Amazon's new FSx is a strong replacement for self-managed Windows File Server
Windows File Server have been one of the longest running methods for sharing files in corporate america for decades. Amazon brings its expertise in serverless to provide a solution for the problem of the large Total Cost of Ownership that on-premise options have had in the past.
Since before Microsoft Windows 95 graced the hearts of many, companies of all sizes were using file shares to distribute the files their various business organizations needed. Early on these were largely Word and Excel documents but expanded to a wide variety of applications over the years. File shares were an easy system to setup and everybody could access the files they needed. Just setup an H: drive on your Microsoft Windows workstation, and you were off and running. There was no specialized application, no Slack or Office365 or Google Drive. Just use Windows Explorer.
I've setup file shares in my home, my parent's home, college, and small businesses and used them in any company with a Windows laptop.
One of my more recent projects - which leveraged AWS, containers, and other modern architecture - we still started with users dropping files in a Windows File Server share. That was the most appropriate interface we had available. Users didn't upload files to an internal portal, or use some desktop client, we just mounted a drive on their machine and asked them to copy files there. Training for this new system was done via an email.
It is also highly compatible. The SMB protocol has been implemented on a number of other systems including Linux and MacOS, making it a great legacy method for sharing files.
However, while file shares are easy to setup, there is a lot to manage. You need to manage the hardware, like provisioning new drives, setting them up, adding them to pools. Software maintenance takes the form of regular patches to Windows, ensuring proper licensing, and scheduling regular backups.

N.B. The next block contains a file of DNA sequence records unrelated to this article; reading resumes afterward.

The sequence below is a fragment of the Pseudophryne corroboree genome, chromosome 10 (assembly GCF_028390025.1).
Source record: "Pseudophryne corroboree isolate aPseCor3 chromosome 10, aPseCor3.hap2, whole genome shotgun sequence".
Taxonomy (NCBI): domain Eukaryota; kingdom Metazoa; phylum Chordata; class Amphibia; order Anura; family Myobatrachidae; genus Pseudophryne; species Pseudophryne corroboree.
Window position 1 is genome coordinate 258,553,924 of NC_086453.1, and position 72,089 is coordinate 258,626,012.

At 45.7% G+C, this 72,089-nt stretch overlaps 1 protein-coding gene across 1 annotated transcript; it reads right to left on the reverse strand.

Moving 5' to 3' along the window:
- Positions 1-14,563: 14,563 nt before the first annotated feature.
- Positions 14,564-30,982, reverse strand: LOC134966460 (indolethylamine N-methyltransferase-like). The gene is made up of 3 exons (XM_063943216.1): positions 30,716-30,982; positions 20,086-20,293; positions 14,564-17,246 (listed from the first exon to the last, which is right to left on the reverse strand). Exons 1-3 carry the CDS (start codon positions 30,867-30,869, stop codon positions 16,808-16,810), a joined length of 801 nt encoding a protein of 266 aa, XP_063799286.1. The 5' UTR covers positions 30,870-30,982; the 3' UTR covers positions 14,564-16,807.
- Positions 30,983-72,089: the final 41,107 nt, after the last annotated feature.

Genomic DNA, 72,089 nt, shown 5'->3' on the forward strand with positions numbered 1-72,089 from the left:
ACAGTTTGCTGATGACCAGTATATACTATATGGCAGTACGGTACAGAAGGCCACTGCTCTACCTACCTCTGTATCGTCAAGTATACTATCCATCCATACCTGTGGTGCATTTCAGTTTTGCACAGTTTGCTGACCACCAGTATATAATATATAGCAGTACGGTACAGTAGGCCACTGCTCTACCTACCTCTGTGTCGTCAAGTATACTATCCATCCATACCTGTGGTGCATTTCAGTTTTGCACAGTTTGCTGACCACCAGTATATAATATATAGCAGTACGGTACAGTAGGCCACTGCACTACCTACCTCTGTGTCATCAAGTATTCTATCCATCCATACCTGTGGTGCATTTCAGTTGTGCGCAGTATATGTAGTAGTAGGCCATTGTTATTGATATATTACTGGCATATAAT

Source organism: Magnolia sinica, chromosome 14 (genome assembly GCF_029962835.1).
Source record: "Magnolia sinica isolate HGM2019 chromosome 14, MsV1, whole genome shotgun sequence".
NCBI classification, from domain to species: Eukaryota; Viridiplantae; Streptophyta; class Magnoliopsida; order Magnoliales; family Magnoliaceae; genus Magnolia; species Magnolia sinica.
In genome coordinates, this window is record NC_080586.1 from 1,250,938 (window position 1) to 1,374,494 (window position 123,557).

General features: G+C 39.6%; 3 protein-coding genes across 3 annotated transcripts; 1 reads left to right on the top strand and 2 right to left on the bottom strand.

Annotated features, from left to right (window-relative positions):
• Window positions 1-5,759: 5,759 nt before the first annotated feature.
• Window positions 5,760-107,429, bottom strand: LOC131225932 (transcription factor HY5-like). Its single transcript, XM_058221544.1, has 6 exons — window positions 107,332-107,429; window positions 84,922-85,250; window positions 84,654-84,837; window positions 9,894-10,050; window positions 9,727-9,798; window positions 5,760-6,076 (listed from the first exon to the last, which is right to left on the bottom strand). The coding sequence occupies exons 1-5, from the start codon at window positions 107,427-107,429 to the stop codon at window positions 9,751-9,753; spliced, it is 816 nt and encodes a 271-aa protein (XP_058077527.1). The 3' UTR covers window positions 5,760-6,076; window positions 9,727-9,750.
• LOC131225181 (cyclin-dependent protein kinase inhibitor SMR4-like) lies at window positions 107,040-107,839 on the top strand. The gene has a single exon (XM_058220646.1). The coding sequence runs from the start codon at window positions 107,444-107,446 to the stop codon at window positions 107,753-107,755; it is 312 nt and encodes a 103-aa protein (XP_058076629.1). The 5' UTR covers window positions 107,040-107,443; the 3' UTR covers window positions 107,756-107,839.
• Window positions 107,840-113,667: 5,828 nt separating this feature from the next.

Amazon FSx for Windows File Server is Windows File Server on Amazon's world-class serverless infrastructure. Just pick your total size and your throughput, and you now have a DFS compatible Windows File Share system accessible from anywhere within the associated VPC. There's no hardware to manage, no software to manage, you just pick your values and go.
The system is 100% compatible with SMB 3.1.1 (earlier is supported but not recommended) and is a drop-in replacement for your existing Windows File Server. This is because AWS made a conscious decision to not re-implement any APIs, so they're spinning up Windows Servers for you and managing everything. Another full managed-service offering.
Authentication is supported using an AWS Active Directory (AD) service. You can use an AWS managed Active Directory service. AD Connector support is coming soon.
By default, your shares are not Multi-AZ. So, if high availability is a must, you can use DFS Namespaces across a few FSx instances. In fact, using Namespaces could get you 3 EB (3 million TBs) of storage (64TB per 50,000 shares).
Currently, this is only accessible from within the associated Virtual Private Cloud (VPC.), so machines on-prem (e.g. your laptops and workstations) don't have access yet. CloudFormation templates also don't exist yet, so management is via the Console or through client API's like Python, Node, or others. We should soon see CloudFormation support, AD Connector support, and VPN support, resolving many of the initial limitations of FSx.
Technologies that are built well tend to last. File Share did exactly what we needed at the time and still serves a powerful role in corporate networks.
While there are some key features lacking here in the beginning, Amazon FSx for Windows File Server is going to be a strong offering once we're past some of these initial growing pains. Yet, this does work well for a lot of legacy software running in EC2 instances that have been using file shares for deployment artifacts, shared content files, and many other use cases. Adoption in this space is available now and yields a high return on value.
Update - March 2019: FSx now supports on-premise access through AWS Direct Connect or VPN connections, making it very viable in the enterprise.
I'm old, not obsolete. - Terminator, Terminator Genisys
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